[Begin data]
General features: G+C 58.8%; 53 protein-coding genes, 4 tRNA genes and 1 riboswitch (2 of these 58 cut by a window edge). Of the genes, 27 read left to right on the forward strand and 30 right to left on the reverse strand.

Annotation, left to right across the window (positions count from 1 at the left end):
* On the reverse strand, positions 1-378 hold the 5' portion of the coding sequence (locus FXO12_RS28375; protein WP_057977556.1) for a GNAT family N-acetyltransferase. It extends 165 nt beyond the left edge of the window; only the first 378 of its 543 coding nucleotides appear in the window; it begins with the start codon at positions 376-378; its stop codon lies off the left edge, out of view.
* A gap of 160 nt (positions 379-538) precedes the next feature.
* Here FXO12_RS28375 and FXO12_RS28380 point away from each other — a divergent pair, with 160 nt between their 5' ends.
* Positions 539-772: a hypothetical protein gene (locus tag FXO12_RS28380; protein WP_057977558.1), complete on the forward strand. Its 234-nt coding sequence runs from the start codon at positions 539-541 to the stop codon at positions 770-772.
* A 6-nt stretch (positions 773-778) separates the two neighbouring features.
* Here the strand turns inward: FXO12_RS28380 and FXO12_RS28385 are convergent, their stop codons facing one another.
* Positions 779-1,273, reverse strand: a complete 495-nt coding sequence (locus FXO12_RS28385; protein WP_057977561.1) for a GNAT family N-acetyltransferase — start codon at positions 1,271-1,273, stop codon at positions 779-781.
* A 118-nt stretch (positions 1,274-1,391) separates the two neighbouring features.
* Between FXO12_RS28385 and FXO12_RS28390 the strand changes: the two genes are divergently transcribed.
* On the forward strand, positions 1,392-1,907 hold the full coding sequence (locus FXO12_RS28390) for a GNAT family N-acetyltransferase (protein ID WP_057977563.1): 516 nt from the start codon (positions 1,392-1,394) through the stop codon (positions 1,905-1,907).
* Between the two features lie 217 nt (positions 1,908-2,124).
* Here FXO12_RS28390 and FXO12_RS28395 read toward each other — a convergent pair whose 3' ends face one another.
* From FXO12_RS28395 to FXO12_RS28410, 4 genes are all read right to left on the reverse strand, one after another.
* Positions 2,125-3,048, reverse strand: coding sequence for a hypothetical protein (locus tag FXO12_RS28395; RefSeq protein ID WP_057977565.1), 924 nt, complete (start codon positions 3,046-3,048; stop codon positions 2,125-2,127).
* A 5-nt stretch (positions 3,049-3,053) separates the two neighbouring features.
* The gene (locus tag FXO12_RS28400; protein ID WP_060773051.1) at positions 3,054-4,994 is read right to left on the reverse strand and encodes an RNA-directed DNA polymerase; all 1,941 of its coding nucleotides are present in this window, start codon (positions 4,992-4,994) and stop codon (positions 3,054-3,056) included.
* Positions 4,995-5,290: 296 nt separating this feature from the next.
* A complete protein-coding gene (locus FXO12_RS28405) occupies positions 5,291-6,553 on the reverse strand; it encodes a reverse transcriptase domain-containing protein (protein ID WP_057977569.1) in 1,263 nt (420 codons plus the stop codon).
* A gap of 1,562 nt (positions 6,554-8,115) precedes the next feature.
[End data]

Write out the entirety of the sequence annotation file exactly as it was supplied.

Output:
General features: G+C 58.8%; 53 protein-coding genes, 4 tRNA genes and 1 riboswitch (2 of these 58 cut by a window edge). Of the genes, 27 read left to right on the forward strand and 30 right to left on the reverse strand.

Annotation, left to right across the window (positions count from 1 at the left end):
* On the reverse strand, positions 1-378 hold the 5' portion of the coding sequence (locus FXO12_RS28375; protein WP_057977556.1) for a GNAT family N-acetyltransferase. It extends 165 nt beyond the left edge of the window; only the first 378 of its 543 coding nucleotides appear in the window; it begins with the start codon at positions 376-378; its stop codon lies off the left edge, out of view.
* A gap of 160 nt (positions 379-538) precedes the next feature.
* Here FXO12_RS28375 and FXO12_RS28380 point away from each other — a divergent pair, with 160 nt between their 5' ends.
* Positions 539-772: a hypothetical protein gene (locus tag FXO12_RS28380; protein WP_057977558.1), complete on the forward strand. Its 234-nt coding sequence runs from the start codon at positions 539-541 to the stop codon at positions 770-772.
* A 6-nt stretch (positions 773-778) separates the two neighbouring features.
* Here the strand turns inward: FXO12_RS28380 and FXO12_RS28385 are convergent, their stop codons facing one another.
* Positions 779-1,273, reverse strand: a complete 495-nt coding sequence (locus FXO12_RS28385; protein WP_057977561.1) for a GNAT family N-acetyltransferase — start codon at positions 1,271-1,273, stop codon at positions 779-781.
* A 118-nt stretch (positions 1,274-1,391) separates the two neighbouring features.
* Between FXO12_RS28385 and FXO12_RS28390 the strand changes: the two genes are divergently transcribed.
* On the forward strand, positions 1,392-1,907 hold the full coding sequence (locus FXO12_RS28390) for a GNAT family N-acetyltransferase (protein ID WP_057977563.1): 516 nt from the start codon (positions 1,392-1,394) through the stop codon (positions 1,905-1,907).
* Between the two features lie 217 nt (positions 1,908-2,124).
* Here FXO12_RS28390 and FXO12_RS28395 read toward each other — a convergent pair whose 3' ends face one another.
* From FXO12_RS28395 to FXO12_RS28410, 4 genes are all read right to left on the reverse strand, one after another.
* Positions 2,125-3,048, reverse strand: coding sequence for a hypothetical protein (locus tag FXO12_RS28395; RefSeq protein ID WP_057977565.1), 924 nt, complete (start codon positions 3,046-3,048; stop codon positions 2,125-2,127).
* A 5-nt stretch (positions 3,049-3,053) separates the two neighbouring features.
* The gene (locus tag FXO12_RS28400; protein ID WP_060773051.1) at positions 3,054-4,994 is read right to left on the reverse strand and encodes an RNA-directed DNA polymerase; all 1,941 of its coding nucleotides are present in this window, start codon (positions 4,992-4,994) and stop codon (positions 3,054-3,056) included.
* Positions 4,995-5,290: 296 nt separating this feature from the next.
* A complete protein-coding gene (locus FXO12_RS28405) occupies positions 5,291-6,553 on the reverse strand; it encodes a reverse transcriptase domain-containing protein (protein ID WP_057977569.1) in 1,263 nt (420 codons plus the stop codon).
* A gap of 1,562 nt (positions 6,554-8,115) precedes the next feature.